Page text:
A death in the small hours / Charles Finch.
Booklist Reviews 2012 November #1
Charles Lenox, the Victorian-era member of Parliament, doesn't think he misses his days as London's premier private investigator. He's too busy climbing the political ladder, and, anyway, his young protégé, John Dallington, seems to be doing just fine on his own, turning into a first-class detective. But when Lenox accepts an invitation to spend some time at his uncle's estate in the country, he has to admit it's not entirely because he needs peace and quiet to work on an upcoming speech: his uncle's tantalizing hints about a series of bewildering vandalisms in the village of Plumley tug at Charles' not-so-dormant investigative curiosity (and when vandalism escalates to murder, Lenox is hooked). The latest in Finch's veddy British mysteries is, like its predecessors, leisurely paced, with ornate Victorian dialogue that often comes oh-so-close to parody ("I find a walk after supper a eupeptic diversion") and plenty of richly detailed scene-setting description. Sure to please fans of the previous Lenox novels. Copyright 2012 Booklist Reviews.
LJ Reviews 2012 November #1
Away from London this time, Victorian sleuth Charles Lenox finds a strange evil surging through the normally placid village of Plumley. Protégé John Dallington helps out in the series's sixth title (after A Burial at Sea).[Page 58]. (c) Copyright 2012. Library Journals LLC, a wholly owned subsidiary of Media Source, Inc. No redistribution permitted.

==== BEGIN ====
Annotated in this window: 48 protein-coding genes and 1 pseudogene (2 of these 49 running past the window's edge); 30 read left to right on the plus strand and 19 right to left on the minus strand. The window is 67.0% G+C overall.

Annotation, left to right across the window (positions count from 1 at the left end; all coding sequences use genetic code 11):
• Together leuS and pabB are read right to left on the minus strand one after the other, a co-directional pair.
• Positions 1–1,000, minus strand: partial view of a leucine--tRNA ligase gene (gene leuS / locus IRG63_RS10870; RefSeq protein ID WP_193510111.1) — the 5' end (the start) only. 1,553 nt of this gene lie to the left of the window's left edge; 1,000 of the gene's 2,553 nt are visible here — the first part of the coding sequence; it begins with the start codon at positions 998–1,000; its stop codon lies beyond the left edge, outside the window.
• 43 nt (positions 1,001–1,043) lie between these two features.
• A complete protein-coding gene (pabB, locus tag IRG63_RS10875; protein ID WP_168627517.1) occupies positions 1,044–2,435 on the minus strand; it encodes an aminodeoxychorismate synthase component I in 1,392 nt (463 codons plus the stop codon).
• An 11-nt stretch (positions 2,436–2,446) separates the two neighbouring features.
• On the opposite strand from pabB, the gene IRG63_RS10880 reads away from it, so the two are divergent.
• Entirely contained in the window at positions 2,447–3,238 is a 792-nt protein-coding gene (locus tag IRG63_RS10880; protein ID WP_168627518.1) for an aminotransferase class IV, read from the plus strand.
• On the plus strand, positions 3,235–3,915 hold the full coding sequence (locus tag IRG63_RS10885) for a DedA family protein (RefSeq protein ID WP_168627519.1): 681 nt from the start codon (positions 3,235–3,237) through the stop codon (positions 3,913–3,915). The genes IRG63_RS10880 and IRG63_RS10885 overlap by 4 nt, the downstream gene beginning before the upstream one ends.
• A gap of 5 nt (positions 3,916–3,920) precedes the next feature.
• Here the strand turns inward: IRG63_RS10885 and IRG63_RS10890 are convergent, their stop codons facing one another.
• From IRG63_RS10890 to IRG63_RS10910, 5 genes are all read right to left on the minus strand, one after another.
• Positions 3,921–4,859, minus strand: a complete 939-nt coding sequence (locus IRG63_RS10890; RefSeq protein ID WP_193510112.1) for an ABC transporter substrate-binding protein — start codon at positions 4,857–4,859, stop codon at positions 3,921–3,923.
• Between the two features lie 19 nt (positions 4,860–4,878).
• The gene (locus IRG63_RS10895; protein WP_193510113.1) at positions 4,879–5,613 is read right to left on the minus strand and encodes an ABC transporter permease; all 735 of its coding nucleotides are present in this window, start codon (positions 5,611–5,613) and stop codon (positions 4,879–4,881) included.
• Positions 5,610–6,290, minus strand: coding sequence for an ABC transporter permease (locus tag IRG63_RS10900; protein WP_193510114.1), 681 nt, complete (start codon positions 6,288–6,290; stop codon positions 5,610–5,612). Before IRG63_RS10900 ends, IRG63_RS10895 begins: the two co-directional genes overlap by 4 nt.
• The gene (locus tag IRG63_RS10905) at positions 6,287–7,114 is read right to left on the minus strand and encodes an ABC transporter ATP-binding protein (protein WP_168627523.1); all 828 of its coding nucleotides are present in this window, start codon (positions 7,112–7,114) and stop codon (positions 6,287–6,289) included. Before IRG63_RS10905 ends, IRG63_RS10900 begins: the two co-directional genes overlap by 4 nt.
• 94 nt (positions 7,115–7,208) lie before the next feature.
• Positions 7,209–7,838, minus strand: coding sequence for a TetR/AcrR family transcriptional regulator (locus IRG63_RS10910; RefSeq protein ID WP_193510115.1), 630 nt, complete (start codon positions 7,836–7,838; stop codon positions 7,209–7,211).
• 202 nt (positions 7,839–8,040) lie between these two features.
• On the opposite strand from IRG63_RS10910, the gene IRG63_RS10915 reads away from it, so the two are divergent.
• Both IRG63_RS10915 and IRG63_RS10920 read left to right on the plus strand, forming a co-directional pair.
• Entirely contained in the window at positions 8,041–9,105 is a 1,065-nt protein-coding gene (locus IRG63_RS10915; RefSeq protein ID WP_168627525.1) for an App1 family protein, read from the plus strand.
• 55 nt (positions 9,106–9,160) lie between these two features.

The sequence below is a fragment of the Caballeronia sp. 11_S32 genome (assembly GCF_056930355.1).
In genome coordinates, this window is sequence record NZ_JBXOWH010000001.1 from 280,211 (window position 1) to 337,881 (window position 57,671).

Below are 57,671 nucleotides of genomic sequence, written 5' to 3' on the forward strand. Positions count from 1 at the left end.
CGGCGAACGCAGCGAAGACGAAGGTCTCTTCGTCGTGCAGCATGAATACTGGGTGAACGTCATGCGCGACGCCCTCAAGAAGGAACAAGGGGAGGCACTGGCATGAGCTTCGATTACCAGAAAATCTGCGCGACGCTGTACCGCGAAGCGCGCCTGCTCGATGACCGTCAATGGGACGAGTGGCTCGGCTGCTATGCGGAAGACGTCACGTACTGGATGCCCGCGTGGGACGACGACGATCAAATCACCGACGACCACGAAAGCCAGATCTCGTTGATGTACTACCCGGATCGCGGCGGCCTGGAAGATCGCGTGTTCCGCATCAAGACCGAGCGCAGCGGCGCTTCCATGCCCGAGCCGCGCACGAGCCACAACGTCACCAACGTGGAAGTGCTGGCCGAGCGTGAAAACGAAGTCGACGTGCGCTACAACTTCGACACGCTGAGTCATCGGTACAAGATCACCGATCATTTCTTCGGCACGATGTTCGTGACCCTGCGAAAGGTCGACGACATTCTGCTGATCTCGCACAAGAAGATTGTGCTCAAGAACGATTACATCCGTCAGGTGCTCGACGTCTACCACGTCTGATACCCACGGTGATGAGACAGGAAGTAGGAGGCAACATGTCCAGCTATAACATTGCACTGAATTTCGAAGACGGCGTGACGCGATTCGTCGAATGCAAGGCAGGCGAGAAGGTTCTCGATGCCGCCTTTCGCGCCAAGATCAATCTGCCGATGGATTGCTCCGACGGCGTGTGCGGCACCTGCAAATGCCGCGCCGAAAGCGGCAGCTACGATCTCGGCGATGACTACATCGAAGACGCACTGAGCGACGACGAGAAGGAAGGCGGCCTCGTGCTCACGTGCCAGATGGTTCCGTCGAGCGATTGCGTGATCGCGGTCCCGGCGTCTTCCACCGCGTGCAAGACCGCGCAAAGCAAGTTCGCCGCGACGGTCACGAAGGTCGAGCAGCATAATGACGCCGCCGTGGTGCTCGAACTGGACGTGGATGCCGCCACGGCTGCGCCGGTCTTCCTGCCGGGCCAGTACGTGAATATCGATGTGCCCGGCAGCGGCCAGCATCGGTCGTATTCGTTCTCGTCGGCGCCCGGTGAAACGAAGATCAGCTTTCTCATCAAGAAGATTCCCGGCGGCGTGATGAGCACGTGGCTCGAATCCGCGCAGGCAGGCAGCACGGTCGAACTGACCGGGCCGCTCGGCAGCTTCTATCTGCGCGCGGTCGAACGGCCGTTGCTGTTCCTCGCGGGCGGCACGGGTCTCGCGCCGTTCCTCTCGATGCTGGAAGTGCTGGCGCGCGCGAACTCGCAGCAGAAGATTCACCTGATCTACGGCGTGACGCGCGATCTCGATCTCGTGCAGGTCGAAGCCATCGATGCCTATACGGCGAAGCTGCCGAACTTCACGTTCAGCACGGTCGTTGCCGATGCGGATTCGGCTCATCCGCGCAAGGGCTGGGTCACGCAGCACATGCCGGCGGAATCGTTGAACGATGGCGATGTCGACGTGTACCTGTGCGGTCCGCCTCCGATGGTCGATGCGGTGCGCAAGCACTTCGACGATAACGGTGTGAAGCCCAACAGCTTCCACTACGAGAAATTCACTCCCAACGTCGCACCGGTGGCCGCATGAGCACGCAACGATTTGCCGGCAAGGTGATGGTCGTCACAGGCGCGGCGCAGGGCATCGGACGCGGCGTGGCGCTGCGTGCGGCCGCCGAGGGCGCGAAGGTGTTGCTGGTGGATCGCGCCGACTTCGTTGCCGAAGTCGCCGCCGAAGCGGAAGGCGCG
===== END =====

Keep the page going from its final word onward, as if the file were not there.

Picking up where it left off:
PW Reviews 2012 September #2
Set in 1874, Finch's superb sixth mystery (after 2011's A Burial at Sea) finds former private investigator Charles Lenox now an influential member of Parliament. Lenox accepts the honor of giving the opening speech for the new parliamentary session, which could be the prologue to further government advancement. To prepare, he accepts his uncle's invitation to visit the uncle's estate in the village of Plumbley, which has been afflicted by bizarre acts of vandalism: someone drew a picture of a man hanging from a noose on the doors of two local merchants, and the Roman numeral for 22 was painted on the church door. The stabbing murder of a 19-year-old young man raises the ante. Lenox welcomes the chance to resume detecting, "his truest vocation." Boasting one of Finch's tightest and trickiest plots, this installment further establishes Lenox as a worthy heir to the aristocratic mantle of Lord Peter Wimsey. Agents: Kari Stuart and Jennifer Joel, ICM. (Nov.)[Page ]. Copyright 2012 PWxyz LLC